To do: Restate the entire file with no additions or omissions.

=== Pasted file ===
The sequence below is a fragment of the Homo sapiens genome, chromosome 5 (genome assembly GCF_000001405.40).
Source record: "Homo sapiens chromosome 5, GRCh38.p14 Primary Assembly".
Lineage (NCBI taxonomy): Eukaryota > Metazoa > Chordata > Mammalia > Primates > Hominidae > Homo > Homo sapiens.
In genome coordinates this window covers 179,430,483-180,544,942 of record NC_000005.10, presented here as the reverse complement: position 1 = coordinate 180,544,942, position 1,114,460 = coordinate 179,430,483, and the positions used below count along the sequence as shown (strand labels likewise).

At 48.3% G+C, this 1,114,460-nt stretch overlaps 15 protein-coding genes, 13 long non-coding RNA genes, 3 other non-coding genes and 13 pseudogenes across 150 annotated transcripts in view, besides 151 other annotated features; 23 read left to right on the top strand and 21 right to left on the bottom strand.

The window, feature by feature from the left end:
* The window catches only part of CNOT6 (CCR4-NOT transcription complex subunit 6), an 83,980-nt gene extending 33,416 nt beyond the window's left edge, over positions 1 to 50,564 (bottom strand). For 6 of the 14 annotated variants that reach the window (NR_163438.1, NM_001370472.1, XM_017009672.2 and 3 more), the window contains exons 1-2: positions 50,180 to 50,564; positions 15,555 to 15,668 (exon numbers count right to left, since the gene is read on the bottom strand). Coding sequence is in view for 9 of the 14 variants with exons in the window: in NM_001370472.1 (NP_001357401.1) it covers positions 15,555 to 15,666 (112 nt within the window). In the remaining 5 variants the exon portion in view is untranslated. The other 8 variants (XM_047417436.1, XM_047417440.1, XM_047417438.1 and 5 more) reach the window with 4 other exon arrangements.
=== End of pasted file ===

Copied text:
The sequence below is a fragment of the Homo sapiens genome, chromosome 5 (genome assembly GCF_000001405.40).
Source record: "Homo sapiens chromosome 5, GRCh38.p14 Primary Assembly".
Lineage (NCBI taxonomy): Eukaryota > Metazoa > Chordata > Mammalia > Primates > Hominidae > Homo > Homo sapiens.
In genome coordinates this window covers 179,430,483-180,544,942 of record NC_000005.10, presented here as the reverse complement: position 1 = coordinate 180,544,942, position 1,114,460 = coordinate 179,430,483, and the positions used below count along the sequence as shown (strand labels likewise).

At 48.3% G+C, this 1,114,460-nt stretch overlaps 15 protein-coding genes, 13 long non-coding RNA genes, 3 other non-coding genes and 13 pseudogenes across 150 annotated transcripts in view, besides 151 other annotated features; 23 read left to right on the top strand and 21 right to left on the bottom strand.

The window, feature by feature from the left end:
* The window catches only part of CNOT6 (CCR4-NOT transcription complex subunit 6), an 83,980-nt gene extending 33,416 nt beyond the window's left edge, over positions 1 to 50,564 (bottom strand). For 6 of the 14 annotated variants that reach the window (NR_163438.1, NM_001370472.1, XM_017009672.2 and 3 more), the window contains exons 1-2: positions 50,180 to 50,564; positions 15,555 to 15,668 (exon numbers count right to left, since the gene is read on the bottom strand). Coding sequence is in view for 9 of the 14 variants with exons in the window: in NM_001370472.1 (NP_001357401.1) it covers positions 15,555 to 15,666 (112 nt within the window). In the remaining 5 variants the exon portion in view is untranslated. The other 8 variants (XM_047417436.1, XM_047417440.1, XM_047417438.1 and 5 more) reach the window with 4 other exon arrangements.